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The Last Words of Dutch Schultz

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Title: The Last Words of Dutch Schultz  
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Subject: William S. Burroughs, 1969 in organized crime, Novels by William S. Burroughs, The Burroughs File, Port of Saints
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The Last Words of Dutch Schultz

The Last Words of Dutch Schultz
First edition cover
Author William S. Burroughs
Country United States
Language English
Genre Biographical
Publisher Cape Goliard
Media type Print (Hardcover & Paperback)
Pages 81 pp
ISBN 0-206-61764-X
OCLC 122492
LC Class PN1997 .B85

The Last Words of Dutch Schultz is a closet screenplay by Beat Generation author William S. Burroughs, first published in 1970.

Based upon the life (or, to be more precise, the death) of 1930s German-Jewish-American gangster Dutch Schultz, the novel uses as its springboard Schultz's surreal last words, which were delivered in the midst of high-fever delirium after being mortally shot while urinating in the men's room of a Newark bar. Phrases such as "French-Canadian bean soup" took on a different meaning for Burroughs as he invented stories to go along with some of the nonsensical statements made by Schultz in his dying hours.


Despite the title, very little of the screenplay deals with Schultz's cryptic words. Although Burroughs specifies that a recording of Schultz's dying words should be playing throughout the film as the soundtrack, virtually nothing which is actually depicted onscreen has anything to do with the real Schultz's dying monologue. Burroughs creates his own dying words for Schultz to actually speak, and which reflect Burrough's narrative; occasionally, these made-up snippets of speech include Schultz's actual words. Similarly, large segments of the story are told from a third-person perspective, as opposed to being told from Schultz's perspective.

The screenplay is made up of a series of loosely connected vignettes in roughly chronological order. It begins from the point of view of a dying Dutch Schultz, looking up at two police detectives. He has a brief flashback to his own shooting; from there, the movie makes a transition to Schultz's memories of childhood, with the remainder of the movie a series of loosely interconnected vignettes in chronological order depicting Schultz's childhood and rise to power. Occasionally, there are brief, surrealist digressions depicting real events which occurred during Schultz's life (such as the Stock Market Crash), interspersed with equally surreal yet seemingly unrelated digressions involving Burroughs' own fictional characters. A lengthy segment is dedicated to Schultz hiring a carnival sideshow freak who can hypnotize people by speaking phrases which plant subliminal messages; Burroughs inserts this fictional character into Schultz's legal team during his income tax trials, and credits him with helping Schultz avoid prison time. Large segments are dedicated to Burroughs' own creation, "Albert Stern," a morphine addict who randomly appears at intervals throughout Schultz's life and who ultimately attempts to take credit for his murder. Despite no records existing of a contemporary of Schultz named "Albert Stern," a period mugshot appears in the book depicting "Stern;" the mugshot has since been incorrectly identified as Otto Berman. As of 2007, the identity of the boy in the mugshot has not been discerned, although Burroughs' insertion of a photo of himself into the book—ostensibly depicting the police stenographer who transcribed Schultz's last word—indicates that the mugshot might be a prank on Burroughs' part, as it is the only photo in the book not to depict a readily identifiable individual.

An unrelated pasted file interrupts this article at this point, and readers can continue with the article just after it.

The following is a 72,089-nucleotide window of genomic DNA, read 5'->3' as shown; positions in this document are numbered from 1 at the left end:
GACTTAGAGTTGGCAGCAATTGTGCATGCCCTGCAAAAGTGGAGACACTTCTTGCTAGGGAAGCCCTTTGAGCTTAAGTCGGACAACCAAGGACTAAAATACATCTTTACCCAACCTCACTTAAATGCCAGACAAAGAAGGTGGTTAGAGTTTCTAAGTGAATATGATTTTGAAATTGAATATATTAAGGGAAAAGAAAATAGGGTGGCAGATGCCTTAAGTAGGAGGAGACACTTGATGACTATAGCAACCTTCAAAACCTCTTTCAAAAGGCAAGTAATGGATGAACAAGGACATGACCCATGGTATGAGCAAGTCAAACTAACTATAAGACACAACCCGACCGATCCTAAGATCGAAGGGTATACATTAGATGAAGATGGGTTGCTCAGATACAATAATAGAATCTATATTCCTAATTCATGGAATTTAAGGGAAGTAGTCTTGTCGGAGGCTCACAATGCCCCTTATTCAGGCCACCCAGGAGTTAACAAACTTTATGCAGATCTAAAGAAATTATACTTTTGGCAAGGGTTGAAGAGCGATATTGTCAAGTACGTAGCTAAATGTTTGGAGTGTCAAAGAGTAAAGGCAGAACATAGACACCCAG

The script begins with a series of detailed, coherent explanations by Burroughs of the identities of various characters, how the film should be shot, etc. As the screenplay progresses, Burroughs' instructions becoming increasingly absurd and cryptic; at one point, Burroughs calls for Jack Diamond to appear as a motionless man in a chair who speaks without moving his lips, specifying that this should be achieved by the actor's dialogue being recorded into a cassette recorder which is then played behind the actor during filming. Throughout the script, Burroughs calls for a peep booth-style 16mm sex loop—depicting a red haired young man having aggressive intercourse with a Spanish woman in a brass bed—to be played at seemingly random intervals.

Film, TV or theatrical adaptations

Although there have been occasional reports over the years of filmmakers wanting to adapt Burroughs' story for the screen, to date no one has seriously taken on the project. For a brief period, Dennis Hopper owned the rights to the film, but nothing ever came to fruition. The closest it has ever come to being filmed is a 2002 Dutch short combining live action and rotoscope animated scenes. The short only features portions of Burroughs' script,

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